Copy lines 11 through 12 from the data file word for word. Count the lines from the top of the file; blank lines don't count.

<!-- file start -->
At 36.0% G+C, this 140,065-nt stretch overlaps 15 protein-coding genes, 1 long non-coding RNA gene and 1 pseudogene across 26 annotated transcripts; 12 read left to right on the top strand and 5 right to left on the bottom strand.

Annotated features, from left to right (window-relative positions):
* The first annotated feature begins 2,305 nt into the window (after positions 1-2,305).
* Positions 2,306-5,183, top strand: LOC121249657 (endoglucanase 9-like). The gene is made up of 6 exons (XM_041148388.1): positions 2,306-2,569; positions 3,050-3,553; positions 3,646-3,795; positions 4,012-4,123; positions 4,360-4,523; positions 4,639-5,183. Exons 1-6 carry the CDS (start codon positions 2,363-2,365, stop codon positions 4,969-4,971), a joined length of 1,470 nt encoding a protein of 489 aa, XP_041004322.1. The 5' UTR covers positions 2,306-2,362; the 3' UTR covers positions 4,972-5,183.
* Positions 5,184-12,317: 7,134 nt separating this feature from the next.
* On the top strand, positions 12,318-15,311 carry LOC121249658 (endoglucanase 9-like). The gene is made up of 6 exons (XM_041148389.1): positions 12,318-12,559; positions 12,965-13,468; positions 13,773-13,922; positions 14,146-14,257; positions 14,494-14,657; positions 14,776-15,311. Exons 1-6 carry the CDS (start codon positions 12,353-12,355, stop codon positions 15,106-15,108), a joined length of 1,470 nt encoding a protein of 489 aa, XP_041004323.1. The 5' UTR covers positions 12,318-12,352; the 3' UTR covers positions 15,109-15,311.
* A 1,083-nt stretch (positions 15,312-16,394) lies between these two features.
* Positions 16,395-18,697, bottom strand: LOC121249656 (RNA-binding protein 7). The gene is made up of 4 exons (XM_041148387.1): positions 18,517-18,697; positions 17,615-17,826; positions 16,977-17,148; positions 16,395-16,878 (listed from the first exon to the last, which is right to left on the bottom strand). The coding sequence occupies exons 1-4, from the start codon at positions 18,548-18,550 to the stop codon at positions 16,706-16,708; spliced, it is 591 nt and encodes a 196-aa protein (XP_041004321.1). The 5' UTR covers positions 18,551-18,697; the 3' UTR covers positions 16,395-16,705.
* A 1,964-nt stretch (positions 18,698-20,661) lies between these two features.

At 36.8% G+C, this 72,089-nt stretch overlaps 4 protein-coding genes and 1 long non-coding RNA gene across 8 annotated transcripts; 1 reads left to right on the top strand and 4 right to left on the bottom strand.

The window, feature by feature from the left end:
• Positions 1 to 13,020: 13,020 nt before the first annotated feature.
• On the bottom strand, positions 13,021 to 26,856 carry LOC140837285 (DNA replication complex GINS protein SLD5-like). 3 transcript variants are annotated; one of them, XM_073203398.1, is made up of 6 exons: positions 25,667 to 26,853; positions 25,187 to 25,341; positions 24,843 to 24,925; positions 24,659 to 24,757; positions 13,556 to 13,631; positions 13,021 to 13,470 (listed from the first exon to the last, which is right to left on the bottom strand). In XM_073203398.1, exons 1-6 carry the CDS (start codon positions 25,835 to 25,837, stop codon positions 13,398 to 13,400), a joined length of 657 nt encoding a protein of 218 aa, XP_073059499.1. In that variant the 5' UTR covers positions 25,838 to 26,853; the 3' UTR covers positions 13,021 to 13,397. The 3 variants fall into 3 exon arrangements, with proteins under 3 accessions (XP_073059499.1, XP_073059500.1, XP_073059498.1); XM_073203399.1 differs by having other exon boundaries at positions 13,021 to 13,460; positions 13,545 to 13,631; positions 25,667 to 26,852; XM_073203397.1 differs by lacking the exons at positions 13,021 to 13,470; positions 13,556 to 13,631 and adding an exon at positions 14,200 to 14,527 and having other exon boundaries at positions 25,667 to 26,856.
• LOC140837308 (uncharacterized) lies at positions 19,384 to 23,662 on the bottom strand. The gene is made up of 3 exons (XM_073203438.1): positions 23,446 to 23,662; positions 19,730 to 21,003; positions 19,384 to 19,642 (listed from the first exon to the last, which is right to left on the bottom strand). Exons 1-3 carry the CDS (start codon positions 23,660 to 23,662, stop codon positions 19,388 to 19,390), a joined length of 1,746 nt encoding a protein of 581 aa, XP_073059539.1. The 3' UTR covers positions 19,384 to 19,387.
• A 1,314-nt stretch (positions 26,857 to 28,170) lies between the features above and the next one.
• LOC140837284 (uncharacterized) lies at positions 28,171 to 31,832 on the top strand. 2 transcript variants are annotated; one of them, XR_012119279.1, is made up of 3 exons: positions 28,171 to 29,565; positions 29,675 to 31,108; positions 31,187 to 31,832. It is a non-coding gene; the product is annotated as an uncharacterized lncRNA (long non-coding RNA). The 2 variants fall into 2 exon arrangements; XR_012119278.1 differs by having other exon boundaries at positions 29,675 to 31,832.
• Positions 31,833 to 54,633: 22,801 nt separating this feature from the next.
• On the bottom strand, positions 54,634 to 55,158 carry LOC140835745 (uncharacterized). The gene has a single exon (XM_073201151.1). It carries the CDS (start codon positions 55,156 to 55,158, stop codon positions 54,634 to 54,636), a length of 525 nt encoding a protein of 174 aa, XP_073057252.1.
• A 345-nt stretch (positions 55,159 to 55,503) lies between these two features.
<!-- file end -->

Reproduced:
The window, feature by feature from the left end:
• Positions 1 to 13,020: 13,020 nt before the first annotated feature.